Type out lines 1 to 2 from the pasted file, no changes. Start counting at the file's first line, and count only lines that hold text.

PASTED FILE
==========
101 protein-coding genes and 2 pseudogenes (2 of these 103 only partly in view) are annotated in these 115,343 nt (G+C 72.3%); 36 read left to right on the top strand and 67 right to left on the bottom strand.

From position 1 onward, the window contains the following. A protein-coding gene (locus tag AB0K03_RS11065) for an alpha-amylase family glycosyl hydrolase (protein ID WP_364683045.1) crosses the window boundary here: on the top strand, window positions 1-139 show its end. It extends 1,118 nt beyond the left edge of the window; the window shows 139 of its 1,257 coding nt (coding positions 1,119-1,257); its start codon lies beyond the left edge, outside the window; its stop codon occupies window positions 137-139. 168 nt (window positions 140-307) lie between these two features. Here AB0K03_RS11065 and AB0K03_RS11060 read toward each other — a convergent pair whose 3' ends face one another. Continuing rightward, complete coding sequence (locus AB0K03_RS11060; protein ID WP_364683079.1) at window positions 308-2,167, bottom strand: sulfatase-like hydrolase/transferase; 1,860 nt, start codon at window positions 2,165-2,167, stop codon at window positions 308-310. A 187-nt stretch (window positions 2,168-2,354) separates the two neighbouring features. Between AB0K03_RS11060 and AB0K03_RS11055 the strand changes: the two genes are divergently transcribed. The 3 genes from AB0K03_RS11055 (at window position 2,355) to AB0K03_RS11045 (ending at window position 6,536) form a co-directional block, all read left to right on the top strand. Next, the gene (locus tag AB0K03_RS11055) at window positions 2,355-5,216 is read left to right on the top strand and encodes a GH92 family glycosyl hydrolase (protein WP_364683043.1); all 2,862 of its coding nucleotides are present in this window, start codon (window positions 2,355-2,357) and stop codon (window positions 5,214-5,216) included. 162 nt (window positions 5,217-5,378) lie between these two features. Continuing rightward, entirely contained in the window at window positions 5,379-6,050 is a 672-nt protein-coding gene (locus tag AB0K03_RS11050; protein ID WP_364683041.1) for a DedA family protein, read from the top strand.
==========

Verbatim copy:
101 protein-coding genes and 2 pseudogenes (2 of these 103 only partly in view) are annotated in these 115,343 nt (G+C 72.3%); 36 read left to right on the top strand and 67 right to left on the bottom strand.

From position 1 onward, the window contains the following. A protein-coding gene (locus tag AB0K03_RS11065) for an alpha-amylase family glycosyl hydrolase (protein ID WP_364683045.1) crosses the window boundary here: on the top strand, window positions 1-139 show its end. It extends 1,118 nt beyond the left edge of the window; the window shows 139 of its 1,257 coding nt (coding positions 1,119-1,257); its start codon lies beyond the left edge, outside the window; its stop codon occupies window positions 137-139. 168 nt (window positions 140-307) lie between these two features. Here AB0K03_RS11065 and AB0K03_RS11060 read toward each other — a convergent pair whose 3' ends face one another. Continuing rightward, complete coding sequence (locus AB0K03_RS11060; protein ID WP_364683079.1) at window positions 308-2,167, bottom strand: sulfatase-like hydrolase/transferase; 1,860 nt, start codon at window positions 2,165-2,167, stop codon at window positions 308-310. A 187-nt stretch (window positions 2,168-2,354) separates the two neighbouring features. Between AB0K03_RS11060 and AB0K03_RS11055 the strand changes: the two genes are divergently transcribed. The 3 genes from AB0K03_RS11055 (at window position 2,355) to AB0K03_RS11045 (ending at window position 6,536) form a co-directional block, all read left to right on the top strand. Next, the gene (locus tag AB0K03_RS11055) at window positions 2,355-5,216 is read left to right on the top strand and encodes a GH92 family glycosyl hydrolase (protein WP_364683043.1); all 2,862 of its coding nucleotides are present in this window, start codon (window positions 2,355-2,357) and stop codon (window positions 5,214-5,216) included. 162 nt (window positions 5,217-5,378) lie between these two features. Continuing rightward, entirely contained in the window at window positions 5,379-6,050 is a 672-nt protein-coding gene (locus tag AB0K03_RS11050; protein ID WP_364683041.1) for a DedA family protein, read from the top strand.